Declaration of use and appropriate use of reporting guidelines in high-impact rehabilitation journals is limited: a meta-research study

Tiziano Innocenti*, Stefano Salvioli, Silvia Giagio, Daniel Feller, Nino Cartabellotta, Alessandro Chiarotto

*Corresponding author for this work

Research output: Contribution to JournalArticleAcademicpeer-review

Abstract

Objectives: The main aims of this metaresearch study conducted among high-impact rehabilitation journals were: 1) to evaluate if the use of reporting guidelines (RGs) was declared and 2) to categorize the declared use as appropriate or inappropriate. Study Design and Setting: Cross-sectional analysis of a random sample of 200 studies published in the period 2010–2019 in five generic rehabilitation journals with the highest 5-year impact factor. Randomized controlled trials, systematic reviews, observational studies, and diagnostic studies were included. Prevalence with 95% confidence intervals (CIs) was estimated for the main outcomes. Results: Among the 200 selected studies, 17.5% (95% CI: 12.2–22.8%) declared using RGs. Among these studies, 48.6% (95% CI: 32–65.1%) declared an appropriate use. There was an increasing trend over time for authors to report the use of RGs (OR: 1.31; 95% CI: 1.13–1.53). Systematic reviews (n = 54) reported more frequently the use of RGs than other study designs (35.2%). Conclusion: In high-impact rehabilitation journals, a small minority of article authors declared the use of RGs. In approximately half of these studies, RGs were used inappropriately. There is an urgent need to improve the use of RGs in this field of research.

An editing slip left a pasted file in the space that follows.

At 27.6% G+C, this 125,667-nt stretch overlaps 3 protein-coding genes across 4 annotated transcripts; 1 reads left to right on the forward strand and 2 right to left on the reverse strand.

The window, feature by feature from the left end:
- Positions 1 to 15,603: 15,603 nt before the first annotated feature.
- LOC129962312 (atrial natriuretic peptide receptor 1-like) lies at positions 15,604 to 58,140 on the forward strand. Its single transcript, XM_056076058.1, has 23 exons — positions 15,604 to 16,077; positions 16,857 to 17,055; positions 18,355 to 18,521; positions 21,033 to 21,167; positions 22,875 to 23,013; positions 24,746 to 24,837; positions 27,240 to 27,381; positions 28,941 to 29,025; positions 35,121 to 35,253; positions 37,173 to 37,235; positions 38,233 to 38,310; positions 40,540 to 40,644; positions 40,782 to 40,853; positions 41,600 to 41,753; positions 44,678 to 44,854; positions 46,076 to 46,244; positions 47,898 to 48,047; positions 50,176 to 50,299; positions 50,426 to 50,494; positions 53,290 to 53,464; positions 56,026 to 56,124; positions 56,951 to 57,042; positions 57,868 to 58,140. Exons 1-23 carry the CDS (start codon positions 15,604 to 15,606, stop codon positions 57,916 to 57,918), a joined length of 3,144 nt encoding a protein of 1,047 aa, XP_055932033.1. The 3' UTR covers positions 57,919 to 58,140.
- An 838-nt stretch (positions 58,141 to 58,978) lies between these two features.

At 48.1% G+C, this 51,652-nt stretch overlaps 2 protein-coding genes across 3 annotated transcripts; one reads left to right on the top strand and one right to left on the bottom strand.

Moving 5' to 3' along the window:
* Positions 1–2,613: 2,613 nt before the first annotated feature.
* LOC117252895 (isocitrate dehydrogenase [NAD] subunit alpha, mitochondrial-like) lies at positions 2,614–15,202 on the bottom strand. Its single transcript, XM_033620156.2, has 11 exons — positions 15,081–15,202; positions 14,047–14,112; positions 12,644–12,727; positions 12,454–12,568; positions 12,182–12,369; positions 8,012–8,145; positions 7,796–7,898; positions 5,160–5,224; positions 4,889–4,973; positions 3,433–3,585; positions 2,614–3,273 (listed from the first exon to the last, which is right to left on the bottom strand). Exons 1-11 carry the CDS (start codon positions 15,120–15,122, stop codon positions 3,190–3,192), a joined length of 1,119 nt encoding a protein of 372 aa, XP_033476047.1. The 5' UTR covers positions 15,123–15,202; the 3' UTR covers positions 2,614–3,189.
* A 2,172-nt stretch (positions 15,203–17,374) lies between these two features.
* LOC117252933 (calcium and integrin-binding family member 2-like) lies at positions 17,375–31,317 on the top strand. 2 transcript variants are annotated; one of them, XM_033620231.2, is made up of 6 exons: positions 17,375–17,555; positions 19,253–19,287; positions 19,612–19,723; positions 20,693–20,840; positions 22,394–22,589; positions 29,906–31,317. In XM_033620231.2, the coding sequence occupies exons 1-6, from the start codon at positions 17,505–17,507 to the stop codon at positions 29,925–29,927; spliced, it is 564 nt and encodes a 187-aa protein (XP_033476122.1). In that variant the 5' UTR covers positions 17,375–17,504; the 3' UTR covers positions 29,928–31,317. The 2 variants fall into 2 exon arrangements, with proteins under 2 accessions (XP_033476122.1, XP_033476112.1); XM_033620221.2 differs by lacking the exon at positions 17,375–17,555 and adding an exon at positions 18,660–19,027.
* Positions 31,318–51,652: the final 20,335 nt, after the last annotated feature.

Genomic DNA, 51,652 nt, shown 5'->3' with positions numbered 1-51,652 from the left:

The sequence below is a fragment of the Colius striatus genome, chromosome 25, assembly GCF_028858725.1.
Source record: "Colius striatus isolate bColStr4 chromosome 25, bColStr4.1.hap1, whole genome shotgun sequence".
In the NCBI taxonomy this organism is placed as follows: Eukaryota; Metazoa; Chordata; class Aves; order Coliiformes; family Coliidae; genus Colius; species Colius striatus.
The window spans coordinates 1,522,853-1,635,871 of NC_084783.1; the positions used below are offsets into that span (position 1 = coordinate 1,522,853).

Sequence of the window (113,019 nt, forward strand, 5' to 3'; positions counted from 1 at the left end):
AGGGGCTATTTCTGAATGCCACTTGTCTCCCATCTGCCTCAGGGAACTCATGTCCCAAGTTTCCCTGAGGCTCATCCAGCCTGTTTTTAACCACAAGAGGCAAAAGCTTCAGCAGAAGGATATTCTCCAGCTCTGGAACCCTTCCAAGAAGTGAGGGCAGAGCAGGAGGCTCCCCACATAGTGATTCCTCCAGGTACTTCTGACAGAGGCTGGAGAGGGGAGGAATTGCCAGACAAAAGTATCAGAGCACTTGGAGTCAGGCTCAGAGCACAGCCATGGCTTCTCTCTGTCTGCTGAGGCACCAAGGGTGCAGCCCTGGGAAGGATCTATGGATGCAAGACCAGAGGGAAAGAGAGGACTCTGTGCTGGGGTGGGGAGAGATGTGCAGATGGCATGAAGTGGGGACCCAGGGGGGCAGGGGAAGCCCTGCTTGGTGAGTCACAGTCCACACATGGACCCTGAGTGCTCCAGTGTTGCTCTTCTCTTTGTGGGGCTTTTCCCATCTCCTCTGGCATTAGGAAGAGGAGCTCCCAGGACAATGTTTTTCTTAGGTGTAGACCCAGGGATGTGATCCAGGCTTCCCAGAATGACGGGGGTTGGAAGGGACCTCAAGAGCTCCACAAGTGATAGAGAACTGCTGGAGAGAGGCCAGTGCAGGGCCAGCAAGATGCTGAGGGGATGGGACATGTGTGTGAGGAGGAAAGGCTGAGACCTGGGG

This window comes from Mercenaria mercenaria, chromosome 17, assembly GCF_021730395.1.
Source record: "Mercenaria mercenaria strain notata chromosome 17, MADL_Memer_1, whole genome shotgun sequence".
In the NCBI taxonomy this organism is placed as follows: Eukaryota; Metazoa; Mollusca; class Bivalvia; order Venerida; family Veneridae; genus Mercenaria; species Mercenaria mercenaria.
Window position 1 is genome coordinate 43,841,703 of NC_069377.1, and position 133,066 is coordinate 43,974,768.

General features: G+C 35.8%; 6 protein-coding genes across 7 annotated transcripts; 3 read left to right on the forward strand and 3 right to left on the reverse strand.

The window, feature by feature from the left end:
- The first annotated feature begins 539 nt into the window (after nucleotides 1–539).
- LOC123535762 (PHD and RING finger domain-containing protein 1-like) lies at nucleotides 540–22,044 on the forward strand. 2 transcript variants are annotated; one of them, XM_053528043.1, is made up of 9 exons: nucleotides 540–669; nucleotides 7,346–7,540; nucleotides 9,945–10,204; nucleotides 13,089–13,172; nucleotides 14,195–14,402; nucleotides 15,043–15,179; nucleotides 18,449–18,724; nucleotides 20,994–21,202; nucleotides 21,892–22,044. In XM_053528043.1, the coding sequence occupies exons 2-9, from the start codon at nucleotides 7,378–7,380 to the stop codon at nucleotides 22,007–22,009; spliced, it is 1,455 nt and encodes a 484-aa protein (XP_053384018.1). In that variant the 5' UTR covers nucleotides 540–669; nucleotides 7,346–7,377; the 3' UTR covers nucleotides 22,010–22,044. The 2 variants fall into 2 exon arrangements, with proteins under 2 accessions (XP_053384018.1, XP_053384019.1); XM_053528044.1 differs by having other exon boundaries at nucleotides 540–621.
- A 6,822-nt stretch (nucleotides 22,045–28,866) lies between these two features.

Original languageEnglish
Pages (from-to)43-50
Number of pages8
JournalJournal of clinical epidemiology
Volume131
Early online date21 Nov 2020
DOIs
Publication statusE-pub ahead of print - 21 Nov 2020

Keywords

  • Meta-research
  • Physiotherapy
  • Rehabilitation
  • Reporting guideline
  • Research reporting
  • Systematic reviews

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